2
$\begingroup$

In a Turing machine I read that it can go only right or to left. But in my book [elements of theory of computation, Book by Christos Papadimitriou and Harry R. Lewis ] it says that Turing machine operates in two discrete steps 1) put the control unit in new state. 2)Either: replace the symbol already there by the symbol currently scanned. Or Move read/write head one tape square left or right

In many online tutorials they say you must move read/write head right/left but you may not change state

Can someone please clear the doubt

$\endgroup$
  • 5
    $\begingroup$ There are many definitions around, most of them equivalent. Try proving that you can simulate one with the other! See here for an example of such a proof, if you haven't seen one. You'll either find there's no computational difference -- there may be an efficiency one! -- or you will find out where it lies. $\endgroup$ – Raphael Mar 3 at 7:03
  • 2
    $\begingroup$ @Raphael Make into a full-fledged answer? $\endgroup$ – Yuval Filmus Mar 3 at 7:42
  • 1
    $\begingroup$ @YuvalFilmus I think I posted a comment, not an answer. If it is already enough, the question is probably a duplicate of the linked post. $\endgroup$ – Raphael Mar 3 at 8:43
  • $\begingroup$ Sandeep, your question seems to say that in some tutorials the machine may not change its state. I don't think this is what you meant to write. (Or maybe you misread the tutorials? Perhaps some of them are not written clearly.) It must be possible to change the state in response to reading the tape. Otherwise the state will never change, and machine cannot do different things depending on what is on the tape. $\endgroup$ – Mars Mar 4 at 4:56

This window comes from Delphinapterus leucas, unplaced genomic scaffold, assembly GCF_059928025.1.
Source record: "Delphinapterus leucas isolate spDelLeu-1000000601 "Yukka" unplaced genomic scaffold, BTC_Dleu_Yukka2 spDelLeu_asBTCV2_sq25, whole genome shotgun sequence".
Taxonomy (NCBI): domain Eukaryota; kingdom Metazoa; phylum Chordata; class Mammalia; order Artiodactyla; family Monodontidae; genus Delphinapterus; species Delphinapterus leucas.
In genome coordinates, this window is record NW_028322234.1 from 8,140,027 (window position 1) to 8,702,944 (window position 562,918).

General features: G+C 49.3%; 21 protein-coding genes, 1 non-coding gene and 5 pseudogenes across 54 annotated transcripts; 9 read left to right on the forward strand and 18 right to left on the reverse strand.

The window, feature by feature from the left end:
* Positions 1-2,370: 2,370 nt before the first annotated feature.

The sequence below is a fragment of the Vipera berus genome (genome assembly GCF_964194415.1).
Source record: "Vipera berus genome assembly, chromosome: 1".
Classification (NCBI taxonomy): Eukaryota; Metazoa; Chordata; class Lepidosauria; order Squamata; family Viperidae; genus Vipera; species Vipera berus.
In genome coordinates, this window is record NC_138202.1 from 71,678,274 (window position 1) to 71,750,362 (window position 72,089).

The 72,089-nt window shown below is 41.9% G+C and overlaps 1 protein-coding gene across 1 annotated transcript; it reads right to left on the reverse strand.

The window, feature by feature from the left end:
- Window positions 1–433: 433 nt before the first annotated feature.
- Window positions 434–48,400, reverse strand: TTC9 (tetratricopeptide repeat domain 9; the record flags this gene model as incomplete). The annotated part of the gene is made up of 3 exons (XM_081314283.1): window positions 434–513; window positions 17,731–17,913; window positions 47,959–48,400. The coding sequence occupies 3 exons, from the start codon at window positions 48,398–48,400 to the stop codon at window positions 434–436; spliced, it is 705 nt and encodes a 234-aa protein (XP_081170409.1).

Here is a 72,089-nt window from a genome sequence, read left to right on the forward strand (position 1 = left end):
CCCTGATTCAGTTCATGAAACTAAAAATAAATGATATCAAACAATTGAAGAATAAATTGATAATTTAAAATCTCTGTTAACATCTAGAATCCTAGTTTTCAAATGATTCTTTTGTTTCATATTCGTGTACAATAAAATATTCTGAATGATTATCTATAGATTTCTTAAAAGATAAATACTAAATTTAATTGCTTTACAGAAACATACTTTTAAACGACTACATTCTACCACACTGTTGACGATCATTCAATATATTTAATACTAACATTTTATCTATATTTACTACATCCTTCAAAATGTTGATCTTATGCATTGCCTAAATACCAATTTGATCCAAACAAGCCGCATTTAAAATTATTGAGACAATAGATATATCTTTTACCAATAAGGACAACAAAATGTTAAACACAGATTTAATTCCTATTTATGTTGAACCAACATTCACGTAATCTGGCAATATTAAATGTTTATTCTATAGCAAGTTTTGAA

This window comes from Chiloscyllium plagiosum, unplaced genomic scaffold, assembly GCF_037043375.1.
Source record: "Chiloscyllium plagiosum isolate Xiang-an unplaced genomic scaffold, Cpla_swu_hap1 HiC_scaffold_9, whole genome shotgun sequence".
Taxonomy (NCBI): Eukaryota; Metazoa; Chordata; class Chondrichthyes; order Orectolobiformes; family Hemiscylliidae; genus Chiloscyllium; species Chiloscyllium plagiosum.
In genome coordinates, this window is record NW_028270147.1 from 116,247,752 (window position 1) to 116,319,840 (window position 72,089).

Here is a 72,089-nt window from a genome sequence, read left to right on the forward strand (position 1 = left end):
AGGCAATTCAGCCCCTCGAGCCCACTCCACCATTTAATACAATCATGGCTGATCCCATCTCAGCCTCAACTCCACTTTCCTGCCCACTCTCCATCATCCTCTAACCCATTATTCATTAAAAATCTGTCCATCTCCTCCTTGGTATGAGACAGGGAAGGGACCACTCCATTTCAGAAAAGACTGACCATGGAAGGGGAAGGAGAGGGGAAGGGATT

2
$\begingroup$

There are a lot of slightly different definitions of Turing machines out there! They usually differ in small but subtle ways. For example, some authors say that a Turing machine's head moves left or right, and writes the symbol; some authors say that it can also stay still. You have seen that Papadimitriou and Lewis allow either replacing the character on the tape, or moving left or right, which is slightly different than both replacing the character on the tape and moving left or right.

That sounds like bad news, but the good news is that you can prove that all of these different definitions are equivalent. Your textbook will have some exercises related to that. For example, we can prove:

  • That Turing Machines that can move left, right, or stay still are equivalent to ones that just move left or right.

    Proof Idea: The Turing Machine that can only move left or right can "mimic" staying still by first moving one step to the right, then moving one step to the left. It takes $2$ steps instead of $1$, but it does the same thing.

  • That Turing Machines that move the head OR write a symbol are equivalent to those that move the head AND write a symbol at each step.

    Proof Idea: the one that moves-or-writes can simulate the behavior of the one that moves-and-writes by first writing, then moving. So it takes $2$ steps instead of $1$, but it does the same thing. On the other hand, the one that moves-and-writes can simulate the behavior of the moves-or-writes one as follows: in order to move without writing, it should write the same symbol that is already on the tape (so that the write has no effect). And in order to write without moving, it should move left and then right, so that there is no net effect.

| cite | improve this answer | |
$\endgroup$

Your Answer

By clicking “Post Your Answer”, you agree to our terms of service, privacy policy and cookie policy

Not the answer you're looking for? Browse other questions tagged or ask your own question.